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Life with a refugee family

Even dishwashers can be a source of amusement. (Image: Yves Haltner)
A refugee family from Eritrea is looking to rent a room for three months. After talking to them I feel positive about the idea, and decided there and then to sign the contract. So how does it work out?

Kaspar Anderegg


The father, John (43), is an army deserter who has been living in Switzerland for two years now. For the first time, he is allowed to work, and to live outside the asylum centre. He is employed short-term at a charity, sorting food that has been thrown away so that it can be distributed to those who need it.


The protected job, reserved specifically for asylum-seekers, will help John to reintegrate into the real labour market. Jordanos (13) and Heaven (16) have only just arrived in Switzerland. They speak no German, and hardly any English. By chance, I find out that they are not actually John's biological children, but orphans from his home village to whom he wants to offer the chance of a new life in Switzerland.


New house rules

As I explain the dishwasher to the two girls, and fill up the salt, they both get the giggles. They have never seen a dishwasher before. It immediately breaks the ice. What I'm not used to is being driven out of the kitchen when we've finished cooking. Cleaning is women's work, they tell me proudly. I've never before seen anyone dance and sing while they clean.


Nine o'clock is dinner time, and every evening I'm warmly invited – indeed summoned – to join them. Tonight it's yoghurt pancakes with tomato sauce. Privacy is less important in Eritrea than it is here. Much is shared, and I often catch the children in my room on my computer, as if they take it for granted that they can use it without asking.


A curse?

Suddenly, Heaven falls to the floor in the hall and lies there, unconscious. After several unsuccessful attempts to wake her, John puts her to bed on a mattress. He explains that there are many traditional illnesses in Africa. In the morning, Heaven still cannot be woken, and lies shaking in bed. Her father is worried.


He keeps a vigil by her side all night, and organises a priest and several friends to come and pray for her the next day. And so my flat is suddenly full of praying Africans – and Heaven does wake up a day later. She is happy again, almost as if nothing had happened. God helped her, she says, touching her heart.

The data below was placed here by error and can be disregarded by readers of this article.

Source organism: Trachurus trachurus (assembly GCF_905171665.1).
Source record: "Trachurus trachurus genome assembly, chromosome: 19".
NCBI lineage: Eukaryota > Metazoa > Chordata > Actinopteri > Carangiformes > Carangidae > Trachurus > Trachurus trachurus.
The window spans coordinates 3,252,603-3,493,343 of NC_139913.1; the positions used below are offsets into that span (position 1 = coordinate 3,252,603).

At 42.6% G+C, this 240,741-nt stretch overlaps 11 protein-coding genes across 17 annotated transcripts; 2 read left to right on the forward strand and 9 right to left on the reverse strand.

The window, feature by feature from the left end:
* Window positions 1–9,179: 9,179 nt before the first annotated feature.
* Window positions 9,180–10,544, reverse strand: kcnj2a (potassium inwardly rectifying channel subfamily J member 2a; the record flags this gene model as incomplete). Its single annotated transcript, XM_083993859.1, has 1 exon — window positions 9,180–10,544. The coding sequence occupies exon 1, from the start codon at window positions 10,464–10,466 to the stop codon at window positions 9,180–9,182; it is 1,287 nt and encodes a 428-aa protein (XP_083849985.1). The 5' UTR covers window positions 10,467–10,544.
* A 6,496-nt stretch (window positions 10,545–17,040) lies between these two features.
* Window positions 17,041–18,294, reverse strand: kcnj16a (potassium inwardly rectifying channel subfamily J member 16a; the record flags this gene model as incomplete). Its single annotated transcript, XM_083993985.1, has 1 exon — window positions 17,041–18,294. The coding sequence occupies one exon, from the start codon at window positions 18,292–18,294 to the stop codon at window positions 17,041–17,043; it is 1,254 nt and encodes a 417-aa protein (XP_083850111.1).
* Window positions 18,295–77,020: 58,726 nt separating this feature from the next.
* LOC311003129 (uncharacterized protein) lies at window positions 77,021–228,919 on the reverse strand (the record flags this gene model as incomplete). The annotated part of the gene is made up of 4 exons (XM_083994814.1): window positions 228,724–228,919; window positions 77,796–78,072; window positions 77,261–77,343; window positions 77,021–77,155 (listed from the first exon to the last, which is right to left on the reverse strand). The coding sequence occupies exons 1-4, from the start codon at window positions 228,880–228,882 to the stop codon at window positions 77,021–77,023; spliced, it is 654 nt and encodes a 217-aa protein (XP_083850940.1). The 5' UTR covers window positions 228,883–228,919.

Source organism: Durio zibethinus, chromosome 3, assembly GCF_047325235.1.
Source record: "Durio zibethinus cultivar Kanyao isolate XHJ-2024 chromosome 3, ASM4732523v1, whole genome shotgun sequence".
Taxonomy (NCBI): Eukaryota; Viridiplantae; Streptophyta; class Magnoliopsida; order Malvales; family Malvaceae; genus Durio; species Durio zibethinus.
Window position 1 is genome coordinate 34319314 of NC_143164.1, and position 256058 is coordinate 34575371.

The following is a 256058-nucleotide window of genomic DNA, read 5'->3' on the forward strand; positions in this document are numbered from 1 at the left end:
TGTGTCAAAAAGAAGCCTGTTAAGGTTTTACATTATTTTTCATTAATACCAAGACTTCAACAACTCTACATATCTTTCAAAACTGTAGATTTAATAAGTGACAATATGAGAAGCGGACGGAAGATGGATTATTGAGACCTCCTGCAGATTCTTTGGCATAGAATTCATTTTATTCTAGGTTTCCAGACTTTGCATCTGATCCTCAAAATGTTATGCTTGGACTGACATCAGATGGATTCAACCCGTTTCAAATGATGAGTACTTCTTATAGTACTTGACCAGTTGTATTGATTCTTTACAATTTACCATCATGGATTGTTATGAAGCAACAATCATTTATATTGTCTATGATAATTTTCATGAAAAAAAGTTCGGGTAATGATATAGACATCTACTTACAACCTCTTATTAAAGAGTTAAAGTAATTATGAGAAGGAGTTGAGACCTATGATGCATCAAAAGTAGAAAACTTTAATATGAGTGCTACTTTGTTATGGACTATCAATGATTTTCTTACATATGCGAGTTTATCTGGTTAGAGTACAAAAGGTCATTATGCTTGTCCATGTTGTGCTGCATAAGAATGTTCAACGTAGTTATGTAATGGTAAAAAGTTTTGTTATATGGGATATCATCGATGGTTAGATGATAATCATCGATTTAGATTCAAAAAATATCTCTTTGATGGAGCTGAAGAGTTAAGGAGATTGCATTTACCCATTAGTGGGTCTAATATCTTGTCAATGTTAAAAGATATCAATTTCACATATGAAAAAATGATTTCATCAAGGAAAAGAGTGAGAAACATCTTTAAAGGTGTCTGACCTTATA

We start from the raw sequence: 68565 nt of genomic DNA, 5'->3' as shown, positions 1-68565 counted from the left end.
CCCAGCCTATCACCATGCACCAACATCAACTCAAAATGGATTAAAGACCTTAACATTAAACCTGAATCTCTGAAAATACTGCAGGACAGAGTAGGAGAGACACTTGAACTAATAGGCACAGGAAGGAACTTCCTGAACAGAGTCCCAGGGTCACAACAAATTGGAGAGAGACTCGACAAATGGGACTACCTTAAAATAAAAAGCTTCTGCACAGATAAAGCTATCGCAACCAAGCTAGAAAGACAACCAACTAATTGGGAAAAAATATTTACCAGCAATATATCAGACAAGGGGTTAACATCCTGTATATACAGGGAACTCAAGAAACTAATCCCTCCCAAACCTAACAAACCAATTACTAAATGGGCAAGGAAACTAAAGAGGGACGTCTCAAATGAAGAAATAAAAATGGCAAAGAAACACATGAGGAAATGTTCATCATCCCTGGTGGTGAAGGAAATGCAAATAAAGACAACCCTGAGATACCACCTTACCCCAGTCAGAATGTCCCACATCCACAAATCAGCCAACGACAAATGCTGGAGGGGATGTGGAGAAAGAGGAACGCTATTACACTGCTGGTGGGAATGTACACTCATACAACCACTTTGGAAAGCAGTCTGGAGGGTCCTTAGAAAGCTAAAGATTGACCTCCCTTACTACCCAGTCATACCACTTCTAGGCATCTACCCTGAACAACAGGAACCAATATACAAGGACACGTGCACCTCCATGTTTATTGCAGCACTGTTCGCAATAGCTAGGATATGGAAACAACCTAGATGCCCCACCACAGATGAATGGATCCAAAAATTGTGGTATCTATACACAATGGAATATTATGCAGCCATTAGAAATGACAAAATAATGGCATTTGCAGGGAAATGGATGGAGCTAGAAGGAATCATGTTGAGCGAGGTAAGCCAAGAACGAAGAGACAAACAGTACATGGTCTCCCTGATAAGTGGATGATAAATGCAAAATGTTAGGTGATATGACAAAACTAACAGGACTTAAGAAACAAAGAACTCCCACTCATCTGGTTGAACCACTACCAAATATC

The family is strongly Christian, but practice their religion in a completely different way than in Europe. Services are like family gatherings, with dancing, music and laughter. From now on, an Eritrean televangelist can be heard daily in my flat. Father comments on the sermons with a smile, and the children listen with half an ear as they dance around.


I often talk with John about God. He takes a simple view of life. Sometimes people make mistakes, sometimes they don't. He tries to do the right thing. Now and again he tries to convert me, telling me all my problems would be solved if I were to become a Christian. His attempts never succeed, but I get the sense that the family lives their faith honestly and joyfully.


Saying goodbye

It will soon be time to say goodbye, and John asks me to read out to the girls the employment reference he has just received. He is praised in the highest terms and, although they don't understand a word, the children clap and laugh. Proudly, he takes the reference back.


I very much enjoyed this extraordinary time. John, Heaven and Jordanos were the best flatmates I have ever had – good-humoured, generous, warm and interesting. Not having to touch a broom for the whole three months was just a bonus!


Report first published on 29.06.2015 on is the Swiss magazine where young people under 30 can take their first steps into journalism and learn their craft under professional instruction. This is possible only thanks to countless young volunteers. Read more at

Dátum uverejnenia: str., 11/11/2015 - 09:12

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